- Marcelo Llorente (Florida State Representative)
- Carlos Lopez-Cantera (Florida State Representative)
- Pete Lopez (New York State Assemblyman)
- Manuel Lujan, Jr. (former U.S. Congressman and Secretary of the Interior)
- Abel Maldonado (former California state senator and Lieutenant Governor of California)
- Nicole Malliotakis (New York State Assemblywoman)
- Rosario Marin (former Treasurer of the United States)
- Bob Martinez (former Florida Governor)
- Mel Martinez (former U.S. Senator and former HUD Secretary)
- Susana Martinez (Governor of New Mexico and former District Attorney for New Mexico's 3rd Judicial district)
- Jason Mattera (Human Events online editor, writer, and political commentator)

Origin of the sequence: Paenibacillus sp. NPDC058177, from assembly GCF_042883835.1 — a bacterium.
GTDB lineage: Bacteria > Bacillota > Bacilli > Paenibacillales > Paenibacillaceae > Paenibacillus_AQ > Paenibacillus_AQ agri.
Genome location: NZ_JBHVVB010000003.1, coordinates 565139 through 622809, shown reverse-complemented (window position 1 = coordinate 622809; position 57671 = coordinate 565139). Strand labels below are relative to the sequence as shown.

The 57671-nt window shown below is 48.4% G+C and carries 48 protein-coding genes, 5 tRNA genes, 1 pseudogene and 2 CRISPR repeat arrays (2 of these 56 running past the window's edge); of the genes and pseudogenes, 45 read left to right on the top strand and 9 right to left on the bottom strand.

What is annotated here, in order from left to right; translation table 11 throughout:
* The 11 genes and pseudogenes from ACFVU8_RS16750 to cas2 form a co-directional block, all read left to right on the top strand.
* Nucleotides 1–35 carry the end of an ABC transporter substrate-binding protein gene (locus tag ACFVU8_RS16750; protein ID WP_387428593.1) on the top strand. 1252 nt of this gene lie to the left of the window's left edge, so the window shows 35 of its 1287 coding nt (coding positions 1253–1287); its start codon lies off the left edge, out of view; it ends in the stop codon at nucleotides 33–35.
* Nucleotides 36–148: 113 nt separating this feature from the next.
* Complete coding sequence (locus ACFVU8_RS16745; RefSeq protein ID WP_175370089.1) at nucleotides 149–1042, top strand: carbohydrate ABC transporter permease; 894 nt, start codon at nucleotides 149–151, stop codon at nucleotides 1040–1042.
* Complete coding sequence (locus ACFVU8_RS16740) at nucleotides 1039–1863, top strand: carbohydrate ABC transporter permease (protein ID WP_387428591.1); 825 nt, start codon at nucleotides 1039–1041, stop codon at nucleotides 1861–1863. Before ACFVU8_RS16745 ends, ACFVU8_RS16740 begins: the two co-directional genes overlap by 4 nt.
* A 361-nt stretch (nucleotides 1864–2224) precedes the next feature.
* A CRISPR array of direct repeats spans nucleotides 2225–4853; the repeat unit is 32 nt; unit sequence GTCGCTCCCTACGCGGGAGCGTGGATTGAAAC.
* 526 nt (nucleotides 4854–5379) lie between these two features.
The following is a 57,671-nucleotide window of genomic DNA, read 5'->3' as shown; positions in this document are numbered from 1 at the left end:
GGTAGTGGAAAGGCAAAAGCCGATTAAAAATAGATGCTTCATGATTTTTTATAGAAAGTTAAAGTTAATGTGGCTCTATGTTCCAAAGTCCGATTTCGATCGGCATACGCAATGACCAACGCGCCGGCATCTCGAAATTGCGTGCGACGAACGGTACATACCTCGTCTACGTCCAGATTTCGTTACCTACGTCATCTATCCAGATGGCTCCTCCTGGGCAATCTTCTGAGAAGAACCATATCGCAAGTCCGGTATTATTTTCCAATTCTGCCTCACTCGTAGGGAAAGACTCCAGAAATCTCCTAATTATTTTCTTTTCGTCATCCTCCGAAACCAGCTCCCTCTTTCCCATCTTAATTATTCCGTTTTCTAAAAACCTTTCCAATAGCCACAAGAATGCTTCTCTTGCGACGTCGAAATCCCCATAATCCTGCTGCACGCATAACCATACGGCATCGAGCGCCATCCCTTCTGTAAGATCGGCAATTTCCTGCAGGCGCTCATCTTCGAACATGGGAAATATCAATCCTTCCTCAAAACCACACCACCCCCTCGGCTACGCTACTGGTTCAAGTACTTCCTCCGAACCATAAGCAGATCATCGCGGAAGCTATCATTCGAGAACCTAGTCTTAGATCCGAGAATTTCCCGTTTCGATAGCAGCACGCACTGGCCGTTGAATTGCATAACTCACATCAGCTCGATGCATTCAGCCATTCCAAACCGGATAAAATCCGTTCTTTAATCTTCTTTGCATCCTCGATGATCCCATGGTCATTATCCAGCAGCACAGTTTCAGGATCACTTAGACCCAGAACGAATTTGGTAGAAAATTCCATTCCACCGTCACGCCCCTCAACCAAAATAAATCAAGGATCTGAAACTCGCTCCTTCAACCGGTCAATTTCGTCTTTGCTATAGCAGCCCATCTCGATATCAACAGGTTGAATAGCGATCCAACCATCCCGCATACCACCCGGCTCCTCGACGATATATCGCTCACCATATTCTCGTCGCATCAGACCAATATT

- Steve Montenegro (Member of the Arizona House of Representatives since January 2003.)
- Alex X. Mooney (Maryland state senator and Chairman of the Maryland Republican Party)
- Joe Negron (former Florida State Representative)
- Roger Noriega (former Assistant Secretary of State and U.S. Representative to the OAS)
- Bob Pacheco (former California State Assemblyman)
- Rod Pacheco (former California State Assemblyman)
- Romualdo Pacheco (first Hispanic U.S. Congressman and California Governor)
- David Rivera (U.S. Congressman from Florida and former Florida state Representative)
- Lionel Rivera (Mayor of Colorado Springs, Colorado)
- Luis Rivera Businessman, Government, Chairman Political Committees, Radio Shows, TV Show, Horse Racing
- Thomas Rivera Schatz (President of the Puerto Rico Senate)
- Ileana Ros-Lehtinen (U.S. Congresswoman from Florida, first Latina in Congress)
- Marco Rubio (U.S. Senator from Florida and former Speaker of the Florida State House of Representatives)
- John Sanchez (Lieutenant Governor of New Mexico and former state representative and gubernatorial nominee in New Mexico)
- Brian Sandoval (Governor of Nevada)
- Munoz Jr, Carlos (2 November 2000). "The Latino challenge". BBC Website. Retrieved 2008-05-16.